My youthful commitment to the identity of beauty with freedom had been experimental, in the sense that usefully recognizing oneself as a girl was an experiment. I had absorbed the commitment from the literature, trying it on like a rhetoric that I called passion, loving the interior thrill of difference I felt as the tiny identifications operated within me, interpreting the thrill as my own emotion, not recognizing that what this thrill covered over was a worried questioning, not yet linguistic, about the scorn that bordered beauty’s literary description. The man-poets scorned what they desired ; their sadistic money was such that the object scorned was endowed with the shimmer of sex. How radiant we were in our gorgeous outfits and our bad moods ! Oh, and this ignited poetry. Baudelaire scorned Jeanne Duval and every female he dallied with, or at least did so on paper, Ted Hughes scorned Sylvia Plath, Ezra Pound scorned Djuna Barnes, George Baker scorned Elizabeth Smart, everybody scorned Jean Rhys. Proust did not scorn Albertine because Albertine was a man. The she-poets perished beneath the burden of beauty and scorn. This is what I observed. This was the formal sexuality of lyric. Who was I then, what was I, when I, a girl, was their reader, the reader of the beautiful representations ? Who was I if I became the describer, and how could I become this thing before perishing ? Would I then even recognize myself ? Because I saw the perishing everywhere. Daily I read it. The freedom of desiring and its potent transformations seemed not to belong to beauty, just to beauty’s describer. Anyone without a language for desire perishes. Any girl-thing. My questions emerged then as a mute, troubled resistance to the ancient operation that I also craved. Certainly the poem must become something other than this contract. I seemed to have been wrong about most things, except for my will to write and to read. That and the stain. Even so, I did not want to give up on beauty altogether, so gently I set it to the side, and with it the philosophical potency and freedom of the bad mood. Certainly I would return to beauty, I would return to the bad mood. I would arrive at anger.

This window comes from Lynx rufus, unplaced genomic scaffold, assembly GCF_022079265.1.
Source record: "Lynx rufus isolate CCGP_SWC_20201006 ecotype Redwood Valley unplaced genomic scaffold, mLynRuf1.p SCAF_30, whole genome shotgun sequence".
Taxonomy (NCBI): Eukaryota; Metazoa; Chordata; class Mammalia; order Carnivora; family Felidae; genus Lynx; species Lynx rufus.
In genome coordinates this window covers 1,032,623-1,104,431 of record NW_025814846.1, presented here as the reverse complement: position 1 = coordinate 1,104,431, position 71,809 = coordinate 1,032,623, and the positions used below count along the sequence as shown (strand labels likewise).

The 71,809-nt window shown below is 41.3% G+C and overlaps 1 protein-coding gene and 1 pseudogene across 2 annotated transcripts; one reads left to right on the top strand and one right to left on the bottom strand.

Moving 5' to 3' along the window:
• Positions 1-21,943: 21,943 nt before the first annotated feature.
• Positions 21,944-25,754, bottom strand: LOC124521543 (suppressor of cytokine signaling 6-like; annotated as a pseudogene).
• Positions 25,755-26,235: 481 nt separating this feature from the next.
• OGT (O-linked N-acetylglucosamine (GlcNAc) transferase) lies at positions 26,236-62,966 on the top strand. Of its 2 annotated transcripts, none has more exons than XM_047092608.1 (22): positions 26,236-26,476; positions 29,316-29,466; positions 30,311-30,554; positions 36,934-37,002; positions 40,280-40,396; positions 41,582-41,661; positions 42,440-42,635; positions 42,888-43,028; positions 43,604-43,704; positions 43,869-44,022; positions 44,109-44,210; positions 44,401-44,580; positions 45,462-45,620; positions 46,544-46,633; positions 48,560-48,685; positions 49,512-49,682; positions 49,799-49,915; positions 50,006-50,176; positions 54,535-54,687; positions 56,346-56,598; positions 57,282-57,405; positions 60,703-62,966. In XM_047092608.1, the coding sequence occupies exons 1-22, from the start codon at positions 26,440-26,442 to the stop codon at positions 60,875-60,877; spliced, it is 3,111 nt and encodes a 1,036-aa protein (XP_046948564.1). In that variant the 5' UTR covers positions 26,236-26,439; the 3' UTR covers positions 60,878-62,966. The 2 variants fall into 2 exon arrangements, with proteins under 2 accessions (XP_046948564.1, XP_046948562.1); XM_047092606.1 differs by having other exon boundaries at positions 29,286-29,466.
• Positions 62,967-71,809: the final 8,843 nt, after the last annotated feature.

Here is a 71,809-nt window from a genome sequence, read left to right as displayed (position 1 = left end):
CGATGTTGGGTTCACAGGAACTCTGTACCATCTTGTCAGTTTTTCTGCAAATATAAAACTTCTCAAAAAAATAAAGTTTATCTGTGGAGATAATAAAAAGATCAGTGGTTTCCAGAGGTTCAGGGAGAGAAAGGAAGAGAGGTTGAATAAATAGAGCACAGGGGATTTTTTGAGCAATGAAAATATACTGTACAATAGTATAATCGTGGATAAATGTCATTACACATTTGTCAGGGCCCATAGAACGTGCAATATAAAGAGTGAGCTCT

For now I would continue to test the hypothesis of lust. I would test it in bookshops, in museums, and at fountains. I would test it, as I have described, in attic rooms, maid’s rooms as they were called. As unfixed lust, in fact a maid, I would write, I would perambulate and peruse. I would forget not to stare. I would move towards what I desired. I would make myself understood. What I wrote about in my heavy hard-bound diary : about a girl living in a room, getting dressed, buying food, fucking, the goddamned tulips ugly in the dark. These were historical records about things that might never have before existed, if I were to judge by the literature. Before I began to write what I needed to write, an event that, to my considerable dissatisfaction, would not begin for some years (lines such as ‘even the musking tulips’ would assert themselves, unwelcome even at the moment of transcription), I had to set the record straight, establish an archive. This would be my foundation. I had to describe everything, from the perspective of the lust of a maid. I did it altruistically, for the future. It would not be attractive. It would show my unkindness, the banality of my appetites, the small lies I told, the wilful omissions. My descriptions would not be about being seen, nor about the striving for that position within the lyric contract. Being seen by money was a form of incarceration within an enforced aesthetic constraint. Within this contract, aesthetic judgments are the same judgments that assess financial risk. Is the girl productive ? Lucrative ? Accessible ? Against this odious assessment, I began the slow accumulation of the documents of the incommensurable procedures, procedures for which I was not a sign, but an untrained actor, a bad actor, a hack of a sentence writer, an anonymous fuck. If the result seems merely decorative, ornamental, it’s because now realism has become another name for capital.